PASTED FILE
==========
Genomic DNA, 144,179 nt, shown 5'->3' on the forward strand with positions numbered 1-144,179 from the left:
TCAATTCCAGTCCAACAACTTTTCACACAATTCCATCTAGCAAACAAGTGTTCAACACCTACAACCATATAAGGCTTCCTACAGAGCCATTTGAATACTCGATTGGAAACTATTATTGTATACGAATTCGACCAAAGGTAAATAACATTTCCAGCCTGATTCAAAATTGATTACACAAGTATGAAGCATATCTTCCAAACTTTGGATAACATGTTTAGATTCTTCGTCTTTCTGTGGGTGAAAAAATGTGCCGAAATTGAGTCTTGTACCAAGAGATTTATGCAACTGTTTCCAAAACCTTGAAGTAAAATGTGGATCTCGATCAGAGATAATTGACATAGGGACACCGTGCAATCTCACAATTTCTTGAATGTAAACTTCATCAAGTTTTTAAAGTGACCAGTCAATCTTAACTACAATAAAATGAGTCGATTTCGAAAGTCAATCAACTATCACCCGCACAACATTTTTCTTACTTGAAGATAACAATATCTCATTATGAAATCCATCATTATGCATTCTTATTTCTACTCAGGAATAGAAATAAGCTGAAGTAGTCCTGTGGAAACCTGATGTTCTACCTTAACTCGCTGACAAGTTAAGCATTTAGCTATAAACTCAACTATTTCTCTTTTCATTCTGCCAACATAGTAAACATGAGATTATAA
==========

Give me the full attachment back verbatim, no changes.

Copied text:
Genomic DNA, 144,179 nt, shown 5'->3' on the forward strand with positions numbered 1-144,179 from the left:
TCAATTCCAGTCCAACAACTTTTCACACAATTCCATCTAGCAAACAAGTGTTCAACACCTACAACCATATAAGGCTTCCTACAGAGCCATTTGAATACTCGATTGGAAACTATTATTGTATACGAATTCGACCAAAGGTAAATAACATTTCCAGCCTGATTCAAAATTGATTACACAAGTATGAAGCATATCTTCCAAACTTTGGATAACATGTTTAGATTCTTCGTCTTTCTGTGGGTGAAAAAATGTGCCGAAATTGAGTCTTGTACCAAGAGATTTATGCAACTGTTTCCAAAACCTTGAAGTAAAATGTGGATCTCGATCAGAGATAATTGACATAGGGACACCGTGCAATCTCACAATTTCTTGAATGTAAACTTCATCAAGTTTTTAAAGTGACCAGTCAATCTTAACTACAATAAAATGAGTCGATTTCGAAAGTCAATCAACTATCACCCGCACAACATTTTTCTTACTTGAAGATAACAATATCTCATTATGAAATCCATCATTATGCATTCTTATTTCTACTCAGGAATAGAAATAAGCTGAAGTAGTCCTGTGGAAACCTGATGTTCTACCTTAACTCGCTGACAAGTTAAGCATTTAGCTATAAACTCAACTATTTCTCTTTTCATTCTGCCAACATAGTAAACATGAGATTATAA